If you are working on a large scale application and the friction between your teams is exponentially increasing as your application grows larger, you are probably considering if the Micro-Frontend pattern is a good fit for you and your organisation. Architecture is a series of decisions and trade-offs, and you want to make the right choice and avoid creating an even bigger problem.
So here are some common Micro-Frontends risks and disadvantages you should be aware of:
Microservices allow a deeper level of encapsulation by using containerisation to ensure the same piece of software runs consistently on any infrastructure, however, with Micro-Frontends, there is a platform that we cannot avoid: The Browser. As a result, we have to deal with the different variations and ensure that we optimise for performance without compromising on the flexibility of independent deployments.
Following best practices, keeping bundle sizes small and implementing container applications (also called shells) that are in charge of composition and configuration should help solve most of the quirks of running “Microservices” inside the browser.
I have seen so many Micro-Frontends implementations that fall for this trap; splitting your modules too thin produces exponential complexity, discoverability issues, more infrastructure to maintain and unnecessary overhead.
The key to splitting Micro-Frontends is to avoid having single entities that require other modules to function, instead, you should divide them into different Bounded Contexts and follow Domain Driven Design patterns. This ensures explicit relationships, clear boundaries and improved communication between teams.
A downside of Micro-Frontends is that there isn’t a single implementation, there are many ways of achieving independent deployments and architectures vary depending on the company applying them. This can cause confusion and a steeper learning curve for developers trying to adopt this architecture.
“Patterns that cause you to ask more questions than they answer are not good patterns”. However, in the case of Micro-Frontends, this is an unfortunate side effect of the nature of the problem they are trying to solve. They are an answer to an organisational problem, and all organisations are different, so something that works for company A might cause a lot of issues at company B. The lack of standardisation and variability leads to a lot of questions. It doesn’t mean that some approaches taken by companies implementing this architecture are not correct or that the Micro-Frontend pattern is not valid, quite the opposite, they intend to solve a very specific problem that requires personalised solutions.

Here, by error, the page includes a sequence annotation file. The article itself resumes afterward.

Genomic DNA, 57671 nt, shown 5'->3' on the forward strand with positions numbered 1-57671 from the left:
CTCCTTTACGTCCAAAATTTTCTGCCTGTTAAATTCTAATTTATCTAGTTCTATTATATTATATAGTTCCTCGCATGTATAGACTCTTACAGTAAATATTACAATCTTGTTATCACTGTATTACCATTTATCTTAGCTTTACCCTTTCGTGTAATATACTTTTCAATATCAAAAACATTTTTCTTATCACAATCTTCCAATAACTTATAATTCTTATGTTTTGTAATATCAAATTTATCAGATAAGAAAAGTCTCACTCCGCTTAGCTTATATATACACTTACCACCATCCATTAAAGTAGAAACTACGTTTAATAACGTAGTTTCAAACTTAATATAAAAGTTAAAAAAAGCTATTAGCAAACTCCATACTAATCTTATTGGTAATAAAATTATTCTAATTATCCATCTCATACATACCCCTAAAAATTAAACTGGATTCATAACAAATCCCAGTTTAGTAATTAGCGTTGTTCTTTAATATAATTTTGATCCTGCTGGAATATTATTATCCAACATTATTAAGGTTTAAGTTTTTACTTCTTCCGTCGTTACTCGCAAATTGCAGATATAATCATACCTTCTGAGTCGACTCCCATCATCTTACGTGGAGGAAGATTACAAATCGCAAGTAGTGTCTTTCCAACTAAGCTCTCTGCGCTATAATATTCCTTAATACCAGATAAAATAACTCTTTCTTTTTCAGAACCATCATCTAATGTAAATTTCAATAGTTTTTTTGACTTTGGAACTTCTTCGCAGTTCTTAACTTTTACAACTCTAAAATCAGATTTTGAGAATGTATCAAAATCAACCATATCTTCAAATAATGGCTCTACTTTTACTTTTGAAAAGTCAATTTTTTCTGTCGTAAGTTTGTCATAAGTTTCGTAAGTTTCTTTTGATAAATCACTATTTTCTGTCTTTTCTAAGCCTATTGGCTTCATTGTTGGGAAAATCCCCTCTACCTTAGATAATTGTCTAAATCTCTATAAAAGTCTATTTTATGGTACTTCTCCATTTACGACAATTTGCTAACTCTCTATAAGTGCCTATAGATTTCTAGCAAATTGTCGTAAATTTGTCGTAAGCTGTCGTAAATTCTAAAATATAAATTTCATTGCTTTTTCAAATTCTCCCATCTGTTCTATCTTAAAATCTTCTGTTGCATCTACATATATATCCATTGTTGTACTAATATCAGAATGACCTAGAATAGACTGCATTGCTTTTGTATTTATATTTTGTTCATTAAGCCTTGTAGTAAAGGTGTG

The Micro-Frontend pattern heavily relies on organisational structures and they are an answer to scaling problems that are the result of a quick expansion in the application and the number of developers who maintain it. Because organisational structures vary so much, some patterns like vertical ownership of end to end features or The BFF (Backend for Frontend) pattern might not make sense to your organisation. The good news is Micro-Frontends are very flexible and you don’t have to adopt those patterns to get the benefits. As long as you can achieve independent deployments of properly divided pieces of frontend functionality, the rest is up to your organisation to decide what works best for your teams.
As a result of the lack of standard implementations, several frameworks have emerged to provide you with the building blocks and guide you on how to use Micro-Frontends. I am not saying these Frameworks are not valuable or helpful, however, if you decide to use them, just remember that you are automatically accepting all their opinions and trade-offs that were the results of the experience and requirements at their companies. Micro-Frontends are the solution to scaling and an organisational issue, if you apply a framework tailored to another organisation that is not yours, it might not solve your particular problem and could cause even more issues.
Should you adopt Micro-Frontends? Ask yourself first, do I have a problem?. If the answer is yes and you are part of a big organisation working on a large scale application, you can assess the benefits and risks of this architectural pattern and decide if it is going to help you solve your particular problem. You can reach out to other companies for inspiration and example architectures that worked well for their specific context but bear in mind that your solution might look very different.
Remember, an architecture is only as good as its implementation.